Serum samples were used for total folate assay and analysed within 2 h from collection by using a chemiluminescent microparticle immunoassay technology on the Architect i2000 analyzer (Abbott Laboratories, Abbott Park, IL, USA), according to the instructions of the manufacturer. Internal quality control samples were daily processed with samples analysis (Architect Folate Controls; Abbott Laboratories, Abbott Park, IL, USA).

The adequate status of serum folate and Hcy was defined according to Dhonukshe-Rutten et al.[11] for CVD, as follows: serum folate > 15 nmol l−1, fasting plasma Hcy < 10 µmol l−1.

MTHFR C677T and a 1298C genotype analysis

DNA was isolated from peripheral blood cells. MTHFR C677T and A1298C single nucleotide polymorphisms were analysed by polymerase chain reaction-restriction fragment length polymorphism (PCR-RFLP) with HinfI and Mbo II restriction endonucleases, respectively, as reported elsewhere.[12]

Statistical analysis

The distribution of genotypes for each polymorphism was assessed for deviation from Hardy–Weinberg equilibrium with χ2-test. Data on levels of serum folates and Hcy related to selected genotype were compared using the ANOVA. We considered a two tailed p value < 0.05 as significant.

The data analysis was generated using sas/stat software, version 9.1.3 of the sas system for Windows©2009 (Cary, NC, USA).

RESULTS AND DISCUSSION

  1. Top of page
  2. Abstract
  3. INTRODUCTION
  4. PATIENTS AND METHODS
  5. RESULTS AND DISCUSSION
  6. CONFLICT OF INTEREST
  7. References

The frequency of C and T alleles of MTHFR C677T polymorphism was 0.457 (95%CI: 0.408–0.506) and 0.543 (95%CI: 0.494–0.592), respectively. The frequency of TT subjects was 29.4%, in agreement with data from other regions of southern Italy[13, 14] and with our previous study.[12]

The frequency of A and C alleles of MTHFR A1298C polymorphism was 0.706 (95%CI: 0.661–0.751) and 0.294 (95%CI: 0.249–0.339), respectively, in agreement with data from other Italian studies.[12]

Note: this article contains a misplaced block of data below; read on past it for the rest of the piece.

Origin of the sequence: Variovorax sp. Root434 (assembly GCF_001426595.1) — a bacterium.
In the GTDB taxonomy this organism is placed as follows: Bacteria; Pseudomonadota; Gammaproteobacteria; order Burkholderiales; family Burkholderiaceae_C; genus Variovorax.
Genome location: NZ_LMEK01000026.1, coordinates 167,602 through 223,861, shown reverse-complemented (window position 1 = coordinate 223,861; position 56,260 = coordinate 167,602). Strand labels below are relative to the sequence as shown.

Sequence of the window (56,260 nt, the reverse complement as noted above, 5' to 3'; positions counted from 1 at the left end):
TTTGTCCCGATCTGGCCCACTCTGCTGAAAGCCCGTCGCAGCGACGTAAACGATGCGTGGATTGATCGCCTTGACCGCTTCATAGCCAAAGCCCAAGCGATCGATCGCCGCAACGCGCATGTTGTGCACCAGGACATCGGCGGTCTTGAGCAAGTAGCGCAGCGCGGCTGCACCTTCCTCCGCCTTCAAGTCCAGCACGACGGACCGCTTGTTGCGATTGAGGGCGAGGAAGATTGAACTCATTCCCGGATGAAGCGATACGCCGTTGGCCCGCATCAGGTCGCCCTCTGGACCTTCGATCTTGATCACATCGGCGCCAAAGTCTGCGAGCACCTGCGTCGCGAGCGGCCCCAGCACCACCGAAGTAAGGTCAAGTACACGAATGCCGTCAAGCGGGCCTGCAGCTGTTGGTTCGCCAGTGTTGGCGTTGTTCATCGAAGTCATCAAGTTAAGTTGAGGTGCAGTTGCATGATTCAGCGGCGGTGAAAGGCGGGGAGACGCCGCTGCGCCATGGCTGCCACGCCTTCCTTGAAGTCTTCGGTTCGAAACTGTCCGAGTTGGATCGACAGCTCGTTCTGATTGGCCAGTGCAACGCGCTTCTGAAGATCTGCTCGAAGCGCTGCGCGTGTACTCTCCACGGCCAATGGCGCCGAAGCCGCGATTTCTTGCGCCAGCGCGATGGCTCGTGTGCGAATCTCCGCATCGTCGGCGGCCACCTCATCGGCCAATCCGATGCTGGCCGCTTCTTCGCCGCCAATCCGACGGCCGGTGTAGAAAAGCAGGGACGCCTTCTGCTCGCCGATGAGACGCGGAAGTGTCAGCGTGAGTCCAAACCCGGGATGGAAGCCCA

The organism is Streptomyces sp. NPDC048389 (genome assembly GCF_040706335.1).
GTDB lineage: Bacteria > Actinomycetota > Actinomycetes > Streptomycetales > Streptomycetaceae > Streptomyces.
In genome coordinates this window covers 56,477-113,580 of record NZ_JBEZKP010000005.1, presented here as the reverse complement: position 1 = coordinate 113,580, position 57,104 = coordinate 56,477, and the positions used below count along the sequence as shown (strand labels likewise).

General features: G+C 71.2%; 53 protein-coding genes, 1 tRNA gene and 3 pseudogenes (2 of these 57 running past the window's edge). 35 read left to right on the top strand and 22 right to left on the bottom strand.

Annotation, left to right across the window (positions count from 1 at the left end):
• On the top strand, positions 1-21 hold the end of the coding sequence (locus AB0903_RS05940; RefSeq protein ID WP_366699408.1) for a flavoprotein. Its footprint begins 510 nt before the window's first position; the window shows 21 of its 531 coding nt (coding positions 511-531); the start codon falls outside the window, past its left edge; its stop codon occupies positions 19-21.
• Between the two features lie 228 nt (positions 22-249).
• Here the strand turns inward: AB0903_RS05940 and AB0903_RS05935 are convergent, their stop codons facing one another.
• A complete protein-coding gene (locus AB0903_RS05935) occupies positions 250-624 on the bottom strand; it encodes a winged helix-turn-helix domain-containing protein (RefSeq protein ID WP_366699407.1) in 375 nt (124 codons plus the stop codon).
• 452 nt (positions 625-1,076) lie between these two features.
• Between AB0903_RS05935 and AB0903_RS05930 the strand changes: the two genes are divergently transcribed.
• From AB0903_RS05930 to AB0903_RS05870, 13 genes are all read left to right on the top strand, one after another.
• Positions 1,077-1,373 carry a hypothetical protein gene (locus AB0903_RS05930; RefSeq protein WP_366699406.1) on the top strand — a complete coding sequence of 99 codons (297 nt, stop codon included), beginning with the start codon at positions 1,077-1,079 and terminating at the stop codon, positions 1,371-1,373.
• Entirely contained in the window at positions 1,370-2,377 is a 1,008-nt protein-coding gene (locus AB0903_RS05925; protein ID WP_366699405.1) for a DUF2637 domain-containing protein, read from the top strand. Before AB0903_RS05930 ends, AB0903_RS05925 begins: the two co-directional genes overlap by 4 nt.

Genotype frequencies of both polymorphism agreed with those predicted by the Hardy–Weinberg equilibrium for both polymorphisms (p = 0.97 and 0.48, respectively).

Methylenetetrahydrofolate reductase C677T and A1298C polymorphisms were in almost complete negative linkage disequilibrium (D’ = −0.92, p < 0.0001). The genotype combination TT C677T /AA A1298C was present in 27.92% of the population, while 3.25% had CC C677T /AA A1298C combination, 7.11% had CC C677T /CC A1298C combination (Table 1). There was only one double homozygous 677TT/1298CC, whereas 64 subjects (32.5%) were double heterozygotes, a frequency markedly higher than in other countries.[8, 15, 16]

Table 1. Characteristics of the population
Variables 
  • MTHFR, methylenetetrahydrofolate reductase.

  • *

    Values are expressed as mean ± SD or number (%).

Age (yrs)*40.6 ± 10.6
Gender (n, %) 
Men131 (66.5)
Women66 (33.5)
Smoking habits (n, %) 
No139 (70.6)
Yes58 (29.4)
Fruit and vegetable consumption (n, %) 
<3 portion/day139 (70.6)
≥3 portion/day58 (29.4)
Coffee consumption (n, %) 
No18 (9.1)
Yes179 (90.9)
Plasma homocysteine (µmol/l)15.4 ± 7.4
Serum folate (ng/ml)5.33 ± 2.9
MTHFR C677T genotypes (n, %) 
CC41 (20.8)
CT98 (49.8)
TT58 (29.4)
MTHFR A1298C genotypes (n, %) 
AA96 (48.7)
AC86 (43.7)
CC15 (7.6)
Genotype combination (677/1298; n, %) 
CC/AA7 (3.6)
CC/AC20 (10.2)
CC/CC14 (7.1)
CT/AA34 (17.3)
CT/AC64 (34.5)
CT/CC0 (0)
TT/AA55 (27.9)
TT/AC2 (1.01)
TT/CC1 (0.51)

Methylenetetrahydrofolate reductase plays a relevant role in Hcy metabolism, and the T allele of the C677T polymorphism is known to induce an impaired MTHFR in vitro activity, ranging from 30% to 70%, due to the increased enzyme thermolability;[6] as a consequence, a moderate hyperhomocysteinemia can be found in TT and CT genotypes, especially in the presence of a lower plasma folate concentration. Considering the C677T polymorphism (Table 2), Hcy and serum folate concentrations were significantly different among genotypes (CC versus CT versus TT: <0.0001 both for Hcy and folate) with Hcy values usually increasing, and serum folate decreasing, from CC to TT subjects. In the A1298C polymorphism, the differences among the genotypes (AA versus AC versus CC), although significant (p: 0.026 for Hcy and 0.014 for serum folate), show an opposite trend for both parameters, being Hcy higher in the wild-type and lower in the homozygotes and serum folate higher in CC than in AA subjects (Table 2). Contrasting opinions exist about the effects of A1298C polymorphism, on enzyme activity and Hcy levels; although some authors[7, 8] have described a reduced enzyme specific activity in the presence of A1298C mutation, albeit to a lower percentage than that due to the C677T polymorphism, they did not always find an association with Hcy levels.[7, 8] In our study, we found an increased plasma total Hcy associated with the A1298C polymorphism being Hcy levels higher in AA homozygotes as compared with AC or CC genotypes. A similar trend was found by Friedman et al.[17] MTHFR C677T variant allele was found associated with circulating folate levels by us and others,[18-20] while we and others reported conflicting results on the association of A1298C polymorphism with the circulating folate levels.[17, 21-23]